Tennessee Factory Workers Describe Sweatshop Conditions

KNOXVILLE, Tenn. (CN) – Seven former employees of a Tennessee sewing factory claim in court that the owner called in an immigration raid instead of handing over unpaid wages, and told them they would need to wear diapers to work because they weren’t allowed to use the restroom.

In a lawsuit filed Thursday in Knoxville federal court, the workers allege Tammy Walker, owner of American Made Apparel, violated federal human-trafficking laws while running her business like a sweatshop and exploiting their immigration status.

“Walker has told each of the plaintiffs in this case at various times that if they quit their jobs and found a new employer she would call [U.S. Immigration and Customs Enforcement] on the plaintiffs’ new employer,” the complaint states. “As a result of these threats, the plaintiffs stayed employed longer with the defendant than they otherwise would have despite her failure to pay them their overdue wages.”

All of the plaintiffs in the lawsuit are undocumented immigrants, according to the complaint. As a result of an ICE raid at the factory on Feb. 14, three of them were detained but then released on bond “pending further deportation proceedings.”

One employee, Paula Galindo San Pedro, claims she quit because Walker owed her $2,583 in unpaid wages. She came back to work a few days before the raid because Walker told San Pedro she would fully pay her if she returned, according to the lawsuit.

“The defendant called [ICE] on the plaintiffs and other undocumented workers at her factory in order to avoid having to pay these workers the long overdue wages that she owed them,” the complaint states.

Walker’s employees allegedly worked in horrendous conditions. The former workers claim the plant went unheated in winter and there was no air conditioning for the summer months.

“The defendant kept all of the doors of the factory including the emergency exits locked on both the inside and the outside except for the front door, which created a significant fire hazard,” the complaint stated.

And then there was the matter of using the bathroom. According to the complaint, Walker provided neither running water nor toilet paper.

“Workers were also often not permitted to use the restroom, and were told that they would need to buy diapers if they needed to go to the bathroom during their breaks,” the complaint states. “The defendant also told her employees that in addition to their other manual labor duties, they were required to clean the bathrooms themselves because she didn’t want to pay someone else to do it.”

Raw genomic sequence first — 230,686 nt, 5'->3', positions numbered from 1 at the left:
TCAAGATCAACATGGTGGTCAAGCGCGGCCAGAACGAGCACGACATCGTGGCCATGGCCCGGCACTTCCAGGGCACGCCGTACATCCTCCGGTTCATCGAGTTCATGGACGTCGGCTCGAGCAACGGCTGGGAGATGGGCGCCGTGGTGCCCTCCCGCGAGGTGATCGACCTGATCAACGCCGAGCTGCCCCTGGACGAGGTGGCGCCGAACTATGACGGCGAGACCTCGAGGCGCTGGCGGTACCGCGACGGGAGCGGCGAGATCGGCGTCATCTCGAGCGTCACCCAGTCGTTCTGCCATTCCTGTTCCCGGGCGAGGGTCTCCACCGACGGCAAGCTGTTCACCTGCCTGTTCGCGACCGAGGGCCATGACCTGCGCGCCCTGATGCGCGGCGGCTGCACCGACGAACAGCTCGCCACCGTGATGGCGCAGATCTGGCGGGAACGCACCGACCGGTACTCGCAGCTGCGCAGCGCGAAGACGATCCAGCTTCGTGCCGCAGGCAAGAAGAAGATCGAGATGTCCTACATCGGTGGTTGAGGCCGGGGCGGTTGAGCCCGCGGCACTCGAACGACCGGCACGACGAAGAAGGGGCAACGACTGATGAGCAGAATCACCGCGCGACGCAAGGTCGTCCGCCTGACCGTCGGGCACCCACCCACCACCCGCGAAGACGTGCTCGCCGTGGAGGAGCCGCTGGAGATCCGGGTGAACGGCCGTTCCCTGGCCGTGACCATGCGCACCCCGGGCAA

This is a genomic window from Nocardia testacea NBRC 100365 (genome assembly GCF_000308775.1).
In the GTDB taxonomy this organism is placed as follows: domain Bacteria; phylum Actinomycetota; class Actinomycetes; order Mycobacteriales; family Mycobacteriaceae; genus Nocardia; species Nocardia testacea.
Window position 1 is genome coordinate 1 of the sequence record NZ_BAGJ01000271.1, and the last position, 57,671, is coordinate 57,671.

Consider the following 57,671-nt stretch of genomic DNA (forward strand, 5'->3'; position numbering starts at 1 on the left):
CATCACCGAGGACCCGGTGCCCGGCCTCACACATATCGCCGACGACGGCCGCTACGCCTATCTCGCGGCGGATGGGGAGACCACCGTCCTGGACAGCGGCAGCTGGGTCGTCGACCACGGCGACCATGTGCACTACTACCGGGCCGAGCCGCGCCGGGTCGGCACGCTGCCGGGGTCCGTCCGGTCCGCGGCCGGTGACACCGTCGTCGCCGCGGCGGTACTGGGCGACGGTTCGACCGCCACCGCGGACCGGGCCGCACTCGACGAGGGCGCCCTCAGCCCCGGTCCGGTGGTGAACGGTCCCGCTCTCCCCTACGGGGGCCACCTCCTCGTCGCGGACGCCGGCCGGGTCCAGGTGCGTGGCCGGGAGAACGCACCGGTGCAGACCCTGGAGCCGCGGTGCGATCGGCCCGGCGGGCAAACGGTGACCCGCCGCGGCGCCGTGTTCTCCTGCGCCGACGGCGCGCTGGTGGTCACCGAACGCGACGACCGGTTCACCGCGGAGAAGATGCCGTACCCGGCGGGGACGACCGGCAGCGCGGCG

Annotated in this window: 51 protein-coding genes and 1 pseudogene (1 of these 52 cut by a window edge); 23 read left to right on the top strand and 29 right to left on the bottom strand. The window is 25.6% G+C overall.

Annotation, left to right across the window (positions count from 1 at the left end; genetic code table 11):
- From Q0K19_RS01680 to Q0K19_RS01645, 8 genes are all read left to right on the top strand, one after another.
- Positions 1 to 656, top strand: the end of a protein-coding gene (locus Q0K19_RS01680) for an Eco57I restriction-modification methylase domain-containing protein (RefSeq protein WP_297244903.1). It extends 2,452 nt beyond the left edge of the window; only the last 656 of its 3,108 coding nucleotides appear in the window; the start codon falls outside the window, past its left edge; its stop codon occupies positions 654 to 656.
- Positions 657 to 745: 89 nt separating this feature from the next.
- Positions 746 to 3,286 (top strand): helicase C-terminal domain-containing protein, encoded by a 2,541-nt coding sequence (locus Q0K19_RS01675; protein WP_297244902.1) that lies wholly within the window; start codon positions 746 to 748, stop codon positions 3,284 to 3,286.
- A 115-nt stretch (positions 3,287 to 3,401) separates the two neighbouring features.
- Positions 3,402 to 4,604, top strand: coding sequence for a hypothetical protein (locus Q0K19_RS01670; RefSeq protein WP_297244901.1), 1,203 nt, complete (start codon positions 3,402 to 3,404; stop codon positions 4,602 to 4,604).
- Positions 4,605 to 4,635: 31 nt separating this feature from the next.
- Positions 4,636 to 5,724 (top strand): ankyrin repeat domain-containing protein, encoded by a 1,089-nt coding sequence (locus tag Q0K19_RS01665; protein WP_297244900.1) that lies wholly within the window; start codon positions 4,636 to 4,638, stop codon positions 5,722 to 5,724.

Because there was no running water to clean the bathrooms, the workers collected rainwater for the task, according to the lawsuit.

Knoxville attorney Ben Houston II, who is representing the factory employees, said most of them are from Mexico and Guatemala.

“I think the current environment makes it easier to take advantage of undocumented workers because obviously they are more afraid to report things to authorities,” Houston said in a phone interview.

The sewing factory in Jacksboro, Tenn., was making materials for the U.S. Department of Defense, possibly sleeping bags, according to Houston.

While Walker deducted money for insurance and taxes from the employee’s wages, they claim she was not actually paying taxes or insurance. In total, the plaintiffs claim they are owed about $21,000 in unpaid wages.

In addition to the Victims of Trafficking Protection Act, the workers say Walker also violated the Fair Labor Standards Act. Citing state law, they are also suing for breach of contract, unjust enrichment, fraud and conversion.

Courthouse News called eight phone numbers associated with Walker in attempts to speak to her about the complaint, but most of the calls were directed to intercept messages.

A Facebook message sent to a restaurant Walker is listed as owning also went unanswered Friday morning.

In early February, a local television station reported the Tennessee Department of Labor and Workforce Development was investigating Walker for failing to pay wages for weeks, which was allegedly causing her employees to lose their homes.

But Walker told ABC affiliate WATE that she has not violated any rules.

“If I owe someone money, I have never denied it, I have always paid it. There is nobody that I have never not paid,” she said.

The workers in Thursday’s lawsuit ask the court to award them unpaid minimum wages, overtime wages and punitive damages.

They also seek a certification that they are eligible for U-visas – a special visa created by the Victims of Trafficking Protection Act for victims of crimes who have helped or may help law enforcement detect and prosecute criminal activity.

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